Hox genes in the pharyngeal region: how Hoxa3 controls early embryonic development of the pharyngeal organs
Published: 14 December 2018
Department of Large Animal Medicine, University of Georgia, Athens, Georgia, USA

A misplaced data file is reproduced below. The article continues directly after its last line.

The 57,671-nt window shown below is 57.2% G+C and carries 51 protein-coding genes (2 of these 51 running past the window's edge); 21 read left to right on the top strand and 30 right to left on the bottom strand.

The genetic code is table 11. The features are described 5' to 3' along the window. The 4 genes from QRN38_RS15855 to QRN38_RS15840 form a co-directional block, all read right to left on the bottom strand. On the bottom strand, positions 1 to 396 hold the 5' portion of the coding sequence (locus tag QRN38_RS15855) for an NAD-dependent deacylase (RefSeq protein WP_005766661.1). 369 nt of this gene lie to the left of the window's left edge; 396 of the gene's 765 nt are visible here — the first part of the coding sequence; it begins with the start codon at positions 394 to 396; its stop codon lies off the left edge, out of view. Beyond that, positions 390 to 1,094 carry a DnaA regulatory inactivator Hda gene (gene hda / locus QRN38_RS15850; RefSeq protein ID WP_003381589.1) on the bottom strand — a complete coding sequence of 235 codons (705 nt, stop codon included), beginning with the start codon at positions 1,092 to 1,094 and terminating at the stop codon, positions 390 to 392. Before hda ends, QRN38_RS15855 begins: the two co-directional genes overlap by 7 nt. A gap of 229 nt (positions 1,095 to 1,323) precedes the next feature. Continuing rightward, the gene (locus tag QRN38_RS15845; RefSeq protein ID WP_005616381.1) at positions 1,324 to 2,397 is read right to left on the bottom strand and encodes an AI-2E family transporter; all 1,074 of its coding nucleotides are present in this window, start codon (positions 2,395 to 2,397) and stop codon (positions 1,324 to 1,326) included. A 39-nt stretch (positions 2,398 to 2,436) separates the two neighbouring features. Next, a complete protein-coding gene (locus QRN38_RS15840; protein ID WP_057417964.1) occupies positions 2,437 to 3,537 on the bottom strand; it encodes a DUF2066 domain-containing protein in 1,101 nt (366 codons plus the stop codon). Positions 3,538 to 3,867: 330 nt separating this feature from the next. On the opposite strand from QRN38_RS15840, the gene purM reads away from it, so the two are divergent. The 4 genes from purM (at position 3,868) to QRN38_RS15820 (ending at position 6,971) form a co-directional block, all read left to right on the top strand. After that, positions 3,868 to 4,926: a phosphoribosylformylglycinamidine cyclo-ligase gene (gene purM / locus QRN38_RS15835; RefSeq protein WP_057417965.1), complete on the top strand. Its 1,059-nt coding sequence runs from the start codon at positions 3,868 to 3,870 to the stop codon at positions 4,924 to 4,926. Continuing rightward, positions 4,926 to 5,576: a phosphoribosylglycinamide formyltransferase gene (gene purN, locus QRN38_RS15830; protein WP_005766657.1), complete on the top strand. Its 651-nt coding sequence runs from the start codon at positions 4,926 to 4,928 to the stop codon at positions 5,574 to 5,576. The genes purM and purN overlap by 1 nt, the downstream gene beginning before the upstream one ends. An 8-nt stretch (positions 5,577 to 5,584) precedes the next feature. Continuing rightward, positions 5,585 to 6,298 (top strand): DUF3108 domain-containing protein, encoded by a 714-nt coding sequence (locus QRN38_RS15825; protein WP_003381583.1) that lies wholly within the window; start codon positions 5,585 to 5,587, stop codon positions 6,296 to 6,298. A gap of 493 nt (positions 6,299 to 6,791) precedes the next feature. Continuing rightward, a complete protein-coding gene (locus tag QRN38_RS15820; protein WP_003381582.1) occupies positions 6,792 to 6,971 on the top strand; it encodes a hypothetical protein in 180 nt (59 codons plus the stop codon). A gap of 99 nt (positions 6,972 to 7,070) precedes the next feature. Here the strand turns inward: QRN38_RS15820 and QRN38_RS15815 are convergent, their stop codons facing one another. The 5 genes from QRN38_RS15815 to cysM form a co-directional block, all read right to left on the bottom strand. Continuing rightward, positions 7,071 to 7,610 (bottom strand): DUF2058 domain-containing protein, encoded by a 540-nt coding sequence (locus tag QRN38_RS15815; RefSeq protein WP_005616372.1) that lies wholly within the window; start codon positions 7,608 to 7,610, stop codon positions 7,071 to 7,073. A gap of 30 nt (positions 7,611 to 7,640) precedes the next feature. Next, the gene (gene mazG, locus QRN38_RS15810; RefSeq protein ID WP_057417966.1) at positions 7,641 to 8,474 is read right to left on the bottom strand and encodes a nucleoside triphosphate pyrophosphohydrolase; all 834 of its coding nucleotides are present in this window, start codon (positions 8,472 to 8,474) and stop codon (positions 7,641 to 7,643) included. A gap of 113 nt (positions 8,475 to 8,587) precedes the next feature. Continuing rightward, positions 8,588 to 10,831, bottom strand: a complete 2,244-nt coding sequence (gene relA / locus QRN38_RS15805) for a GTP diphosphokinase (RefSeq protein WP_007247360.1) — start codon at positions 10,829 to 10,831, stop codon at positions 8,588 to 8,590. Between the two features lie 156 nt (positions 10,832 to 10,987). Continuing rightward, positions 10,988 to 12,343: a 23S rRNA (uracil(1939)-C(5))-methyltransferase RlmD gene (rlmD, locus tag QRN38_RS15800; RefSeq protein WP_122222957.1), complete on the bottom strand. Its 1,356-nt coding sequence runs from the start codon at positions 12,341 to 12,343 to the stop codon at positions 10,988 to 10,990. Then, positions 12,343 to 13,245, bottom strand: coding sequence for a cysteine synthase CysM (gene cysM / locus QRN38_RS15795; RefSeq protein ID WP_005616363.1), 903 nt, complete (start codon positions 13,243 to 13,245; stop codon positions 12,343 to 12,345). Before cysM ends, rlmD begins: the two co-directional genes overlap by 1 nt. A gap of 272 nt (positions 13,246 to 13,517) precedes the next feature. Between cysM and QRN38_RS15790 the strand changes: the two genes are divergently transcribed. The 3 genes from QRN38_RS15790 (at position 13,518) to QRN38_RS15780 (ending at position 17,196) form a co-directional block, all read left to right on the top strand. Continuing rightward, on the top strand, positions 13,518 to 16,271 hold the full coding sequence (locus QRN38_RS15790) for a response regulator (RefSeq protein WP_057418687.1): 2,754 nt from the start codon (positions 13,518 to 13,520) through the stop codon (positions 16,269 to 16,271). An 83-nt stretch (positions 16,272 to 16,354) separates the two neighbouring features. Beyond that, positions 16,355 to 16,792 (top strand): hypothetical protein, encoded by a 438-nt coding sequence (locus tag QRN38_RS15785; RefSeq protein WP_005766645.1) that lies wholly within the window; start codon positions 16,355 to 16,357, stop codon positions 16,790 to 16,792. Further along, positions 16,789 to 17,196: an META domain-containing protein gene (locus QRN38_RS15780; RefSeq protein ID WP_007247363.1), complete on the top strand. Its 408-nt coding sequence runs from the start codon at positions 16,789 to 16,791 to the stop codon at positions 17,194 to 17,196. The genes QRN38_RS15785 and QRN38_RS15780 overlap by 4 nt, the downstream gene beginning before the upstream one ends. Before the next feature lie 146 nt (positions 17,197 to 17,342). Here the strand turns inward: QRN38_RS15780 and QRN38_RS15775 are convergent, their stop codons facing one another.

The pharyngeal organs, namely the thyroid, thymus, parathyroids, and ultimobranchial bodies, derive from the pharyngeal endoderm during embryonic development. The pharyngeal region is a segmented structure comprised of a series of reiterated structures: the pharyngeal arches on the exterior surface, the pharyngeal pouches on the interior, and a mesenchymal core. It is well known that Hox genes control spatial identity along the anterior-posterior axis of the developing vertebrate embryo, and nowhere is this is more evident than in the pharyngeal region. Each of the distinct segmented regions has a unique pattern of Hox expression, which conveys crucial positional information to the cells and tissues within it. In the context of pharyngeal organ development, molecular data suggest that HOXA3 is responsible for specifying organ identity within the third pharyngeal pouch, and in its absence, thymus and parathyroid organogenesis fails to proceed normally. Recent studies comprising a series of Hoxa3 mutations identified specific spatial and temporal roles for HOXA3 in pharyngeal organ development, including both cell-autonomous and non-autonomous functions, revealing a system that is more complex than originally thought. Here, we will review the current understanding of the role of Hox genes in the early embryonic development of the pharyngeal organs in the mouse, with a particular focus on the function of HOXA3 in thymus and parathyroid organogenesis.